Fighting nears Baghdad as UN warns of Iraq break-up

Jun 17 2014, 21:23 IST
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SummaryFighting erupted at the northern approaches to Baghdad today as Iraq accused Saudi Arabia of backing militants who have seized swathes of territory in an offensive the UN says threatens its very existence.

Fighting erupted at the northern approaches to Baghdad today as Iraq accused Saudi Arabia of backing militants who have seized swathes of territory in an offensive the UN says threatens its very existence.

Washington deployed some 275 military personnel to protect its embassy in Baghdad, the first time it has sent troops to Iraq since it withdrew its forces at the end of 2011 after a bloody and costly intervention launched in 2003.

It was also mulling air strikes against the militants, who are led by the jihadist Islamic State of Iraq and the Levant (ISIL) but also include loyalists of now-executed Sunni Arab dictator Saddam Hussein.

Since the insurgents launched their lightning assault on June 9, they have captured Mosul, a city of two million people, and a big chunk of mainly Sunni Arab territory stretching south towards the capital.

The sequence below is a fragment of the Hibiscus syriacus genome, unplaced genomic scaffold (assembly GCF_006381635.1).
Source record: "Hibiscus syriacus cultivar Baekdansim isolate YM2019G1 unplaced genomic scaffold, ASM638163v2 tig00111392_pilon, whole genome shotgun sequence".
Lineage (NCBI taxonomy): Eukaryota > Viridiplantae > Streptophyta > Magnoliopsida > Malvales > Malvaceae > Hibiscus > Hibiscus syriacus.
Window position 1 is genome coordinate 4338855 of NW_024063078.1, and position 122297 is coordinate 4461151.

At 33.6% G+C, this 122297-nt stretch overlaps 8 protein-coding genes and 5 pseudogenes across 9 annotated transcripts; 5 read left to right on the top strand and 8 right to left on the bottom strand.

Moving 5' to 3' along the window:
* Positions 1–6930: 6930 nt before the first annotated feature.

The offensive has displaced hundreds of thousands of people and sent jitters through world oil markets as the militants have advanced ever nearer Baghdad leaving the Shiite-led government in disarray.

Officials said today that militants briefly held parts of the city of Baquba, just 60 kilometres from the capital.

They also took control of most of Tal Afar, a strategic Shiite-majority town between Mosul and the border with Syria, where ISIL also has fighters engaged in that country's three-year-old civil war.

The overnight attack on Baquba, which was pushed back by security forces but left 44 prisoners dead at a police station, marked the closest that fighting has come to the the capital.

In Tal Afar, militants controlled most of the town but pockets of resistance remained.

Soldiers, police and armed residents held on to parts of its airport, the deputy head of the provincial council, Nureddin Qabalan, said.

Further south, security personnel abandoned the Iraqi side of a key crossing on the border with Syria, officers said.

Syrian rebel groups opposed to ISIL, who already controlled the other side of the Al-Qaim crossing, advanced across the border to take over.

The Iraqi army abandoned the Rabia border crossing further north to Kurdish forces last week.

In ethnically mixed Kirkuk province, militants took control of Multaqa village, but were repelled by security forces in Bashir village.

The swift advance of the militants has sparked global alarm, with UN envoy to Baghdad Nickolay Mladenov warning that Iraq's territorial integrity was at stake.

"Right now, it's life-threatening for Iraq but it poses

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